Benefits of a common law system

There is no denying that there are pros and cons for both common law and civil law legal systems. But in the case of common law systems, the benefits and advantages include:

  • Stability and consistency. Common law promotes stability and consistency because everyone involved knows that the ultimate outcome will be based on previous caselaw — and not on subjective, personal viewpoints.
  • Efficiency. Given that judges need only follow precedent when making decisions in common law systems, court proceedings can be much shorter, thereby saving everyone time and money.
  • Adaptability to the unforeseen. When lawmakers create statutes and rules, there is simply no way they can predict the countless situations in which courts may need to apply the laws. Indeed, it’s impossible to legislate every possible problem or scenario. But in common law systems, courts can address situations not originally predicted by lawmakers.
  • Flexibility. Common law has also been described as flexible, since it can respond to changes in society. Unlike civil law systems, common law doesn’t require lawmakers to pass changes in statutes and codes, which can take a long time or never happen at all. When it comes to common law, higher courts can — and sometimes do — overrule prior decisions as “bad law” and they don’t need to wait for lawmakers to do it for them.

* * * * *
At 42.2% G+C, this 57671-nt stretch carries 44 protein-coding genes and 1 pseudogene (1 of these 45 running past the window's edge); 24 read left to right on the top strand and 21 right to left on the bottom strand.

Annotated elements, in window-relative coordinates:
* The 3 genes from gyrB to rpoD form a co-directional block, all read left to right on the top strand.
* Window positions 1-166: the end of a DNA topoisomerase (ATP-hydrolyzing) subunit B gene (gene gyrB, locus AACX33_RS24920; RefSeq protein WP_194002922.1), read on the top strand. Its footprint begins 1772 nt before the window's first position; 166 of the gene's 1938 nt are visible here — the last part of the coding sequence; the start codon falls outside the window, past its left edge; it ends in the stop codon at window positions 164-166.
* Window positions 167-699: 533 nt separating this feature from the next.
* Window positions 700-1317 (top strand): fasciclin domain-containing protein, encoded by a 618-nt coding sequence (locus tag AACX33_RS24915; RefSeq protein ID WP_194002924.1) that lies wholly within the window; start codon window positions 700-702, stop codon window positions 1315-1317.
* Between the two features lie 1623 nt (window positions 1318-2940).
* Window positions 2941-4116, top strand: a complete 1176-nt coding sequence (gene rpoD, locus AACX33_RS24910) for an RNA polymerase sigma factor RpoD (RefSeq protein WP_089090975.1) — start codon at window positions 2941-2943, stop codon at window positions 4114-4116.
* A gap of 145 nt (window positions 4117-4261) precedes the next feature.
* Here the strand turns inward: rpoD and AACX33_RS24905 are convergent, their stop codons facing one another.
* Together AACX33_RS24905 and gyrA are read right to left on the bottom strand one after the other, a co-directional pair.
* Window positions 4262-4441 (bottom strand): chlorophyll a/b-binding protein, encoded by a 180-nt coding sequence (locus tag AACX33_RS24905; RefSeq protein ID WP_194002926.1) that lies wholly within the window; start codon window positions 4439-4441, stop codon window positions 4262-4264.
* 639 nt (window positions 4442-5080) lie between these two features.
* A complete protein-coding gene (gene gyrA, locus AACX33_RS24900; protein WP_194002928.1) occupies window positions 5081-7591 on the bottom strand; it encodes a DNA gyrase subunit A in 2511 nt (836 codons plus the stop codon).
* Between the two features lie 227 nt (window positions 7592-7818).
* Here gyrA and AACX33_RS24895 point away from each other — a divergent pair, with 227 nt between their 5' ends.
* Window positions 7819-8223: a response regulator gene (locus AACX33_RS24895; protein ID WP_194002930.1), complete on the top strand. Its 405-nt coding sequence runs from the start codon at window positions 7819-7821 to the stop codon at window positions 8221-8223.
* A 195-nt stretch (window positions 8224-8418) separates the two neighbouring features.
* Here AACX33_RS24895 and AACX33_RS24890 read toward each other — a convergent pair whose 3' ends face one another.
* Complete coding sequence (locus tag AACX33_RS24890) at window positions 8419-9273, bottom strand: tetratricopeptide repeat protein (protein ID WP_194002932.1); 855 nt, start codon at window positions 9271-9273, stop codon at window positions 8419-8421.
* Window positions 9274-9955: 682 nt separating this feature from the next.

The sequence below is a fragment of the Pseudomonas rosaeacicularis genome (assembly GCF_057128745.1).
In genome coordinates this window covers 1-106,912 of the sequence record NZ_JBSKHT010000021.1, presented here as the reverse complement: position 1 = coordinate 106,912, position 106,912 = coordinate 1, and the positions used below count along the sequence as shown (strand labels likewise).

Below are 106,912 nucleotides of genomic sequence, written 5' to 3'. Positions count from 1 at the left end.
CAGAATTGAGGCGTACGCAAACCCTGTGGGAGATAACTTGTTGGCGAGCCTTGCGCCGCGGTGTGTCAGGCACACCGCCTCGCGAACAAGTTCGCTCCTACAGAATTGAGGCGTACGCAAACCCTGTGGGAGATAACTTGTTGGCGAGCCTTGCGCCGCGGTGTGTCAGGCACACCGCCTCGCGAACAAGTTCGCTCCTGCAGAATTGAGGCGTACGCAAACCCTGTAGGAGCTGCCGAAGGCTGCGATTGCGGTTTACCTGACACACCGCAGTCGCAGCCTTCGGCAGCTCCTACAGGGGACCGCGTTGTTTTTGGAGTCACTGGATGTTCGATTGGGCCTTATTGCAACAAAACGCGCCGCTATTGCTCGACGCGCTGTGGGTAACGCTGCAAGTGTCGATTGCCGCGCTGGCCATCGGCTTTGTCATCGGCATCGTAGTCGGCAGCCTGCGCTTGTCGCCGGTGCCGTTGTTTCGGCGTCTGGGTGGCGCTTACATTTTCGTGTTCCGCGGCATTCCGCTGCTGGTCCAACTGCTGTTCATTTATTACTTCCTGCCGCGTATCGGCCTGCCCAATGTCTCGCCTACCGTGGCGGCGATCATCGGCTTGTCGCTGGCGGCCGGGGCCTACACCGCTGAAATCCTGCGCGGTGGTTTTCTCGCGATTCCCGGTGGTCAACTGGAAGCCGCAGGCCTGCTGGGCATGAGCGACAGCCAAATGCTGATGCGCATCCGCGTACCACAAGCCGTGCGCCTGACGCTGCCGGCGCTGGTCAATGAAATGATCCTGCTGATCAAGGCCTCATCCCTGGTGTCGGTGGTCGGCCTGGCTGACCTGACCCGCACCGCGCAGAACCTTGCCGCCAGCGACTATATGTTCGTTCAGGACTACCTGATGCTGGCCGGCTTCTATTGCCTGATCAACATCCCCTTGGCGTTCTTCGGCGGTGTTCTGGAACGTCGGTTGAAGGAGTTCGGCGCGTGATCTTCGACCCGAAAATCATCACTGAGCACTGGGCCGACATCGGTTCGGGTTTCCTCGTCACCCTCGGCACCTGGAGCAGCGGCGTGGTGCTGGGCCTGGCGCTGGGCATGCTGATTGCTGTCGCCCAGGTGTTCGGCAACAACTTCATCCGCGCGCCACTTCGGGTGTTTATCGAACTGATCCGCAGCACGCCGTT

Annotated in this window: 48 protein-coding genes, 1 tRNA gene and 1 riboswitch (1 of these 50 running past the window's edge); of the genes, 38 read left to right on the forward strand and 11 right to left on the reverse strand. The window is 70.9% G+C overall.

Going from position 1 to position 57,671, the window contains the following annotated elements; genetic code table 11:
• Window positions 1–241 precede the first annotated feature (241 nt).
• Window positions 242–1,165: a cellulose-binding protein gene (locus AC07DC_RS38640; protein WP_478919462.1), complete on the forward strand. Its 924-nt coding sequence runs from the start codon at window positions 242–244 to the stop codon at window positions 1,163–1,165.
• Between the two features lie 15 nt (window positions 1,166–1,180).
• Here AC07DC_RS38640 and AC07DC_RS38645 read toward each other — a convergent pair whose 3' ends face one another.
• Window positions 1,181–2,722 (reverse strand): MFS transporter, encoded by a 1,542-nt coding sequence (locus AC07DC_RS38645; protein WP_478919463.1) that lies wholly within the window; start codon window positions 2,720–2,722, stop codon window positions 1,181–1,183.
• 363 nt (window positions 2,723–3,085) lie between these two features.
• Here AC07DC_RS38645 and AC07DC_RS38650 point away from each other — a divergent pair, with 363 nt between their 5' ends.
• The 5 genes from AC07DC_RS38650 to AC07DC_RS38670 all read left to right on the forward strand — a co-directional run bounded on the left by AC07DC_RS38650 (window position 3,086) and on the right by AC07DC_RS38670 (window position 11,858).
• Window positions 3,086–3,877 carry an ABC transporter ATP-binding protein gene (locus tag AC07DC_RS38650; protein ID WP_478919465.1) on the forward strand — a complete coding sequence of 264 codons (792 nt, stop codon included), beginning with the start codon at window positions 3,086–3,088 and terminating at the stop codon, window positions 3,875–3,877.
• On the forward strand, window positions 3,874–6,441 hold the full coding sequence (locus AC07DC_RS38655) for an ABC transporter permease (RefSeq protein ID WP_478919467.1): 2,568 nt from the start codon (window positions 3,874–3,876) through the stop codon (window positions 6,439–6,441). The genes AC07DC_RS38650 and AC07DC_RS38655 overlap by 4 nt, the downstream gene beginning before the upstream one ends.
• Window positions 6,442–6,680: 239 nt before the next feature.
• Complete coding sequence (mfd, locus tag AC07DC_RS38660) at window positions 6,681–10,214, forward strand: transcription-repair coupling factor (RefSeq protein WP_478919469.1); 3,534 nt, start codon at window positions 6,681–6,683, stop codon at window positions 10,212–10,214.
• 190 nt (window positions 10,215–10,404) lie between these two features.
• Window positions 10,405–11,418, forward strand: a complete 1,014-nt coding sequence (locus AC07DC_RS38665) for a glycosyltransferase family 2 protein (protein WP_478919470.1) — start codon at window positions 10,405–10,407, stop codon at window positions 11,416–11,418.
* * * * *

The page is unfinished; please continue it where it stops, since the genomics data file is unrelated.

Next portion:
How do you research common law?

In common law legal systems, the first thing you will often need to look at are earlier court rulings and decisions. After all, if you want to know what may be binding now, you must first know how they’ve handled similar situations in the past. This means you need to search for relevant caselaw, or legal precedent. But what’s the easiest and fastest way to get that done?

In the past, finding on-point caselaw was typically a time-consuming, arduous process, often involving long hours in the law library poring over countless case reporters and practice guides. You simply hoped that you would eventually stumble across that one perfect case — one that the court decided exactly the way you wanted and matched your facts.

As you can imagine, searching for caselaw in this way certainly wasn’t efficient. You are already busy enough; you don’t have the time to waste.

Fortunately, legal technology has made researching caselaw easier and faster than ever before. In fact, today’s legal tech can help you finish many research tasks in mere minutes, when they used to take hours — if not days.

For example, using Westlaw Precision, the most advanced legal research tool available today, you can instantly filter caselaw by fact pattern, motion type, outcome, and so much more — tasks that would have taken considerably longer in the past. Westlaw Precision also helps you know faster when you can trust that a case is still “good law” for an issue you care about.

With these types of legal tech advancements at your fingertips, it’s easier than ever to find cases that not only match your facts and legal issue but are also decided the way you want. In a common law legal system, finding on-point, relevant caselaw is absolutely essential to success.

The content appearing on this website is not intended as, and shall not be relied upon as, legal advice. It is general in nature and may not reflect all recent legal developments. Thomson Reuters is not a law firm and an attorney-client relationship is not formed through your use of this website. You should consult with qualified legal counsel before acting on any content found on this website.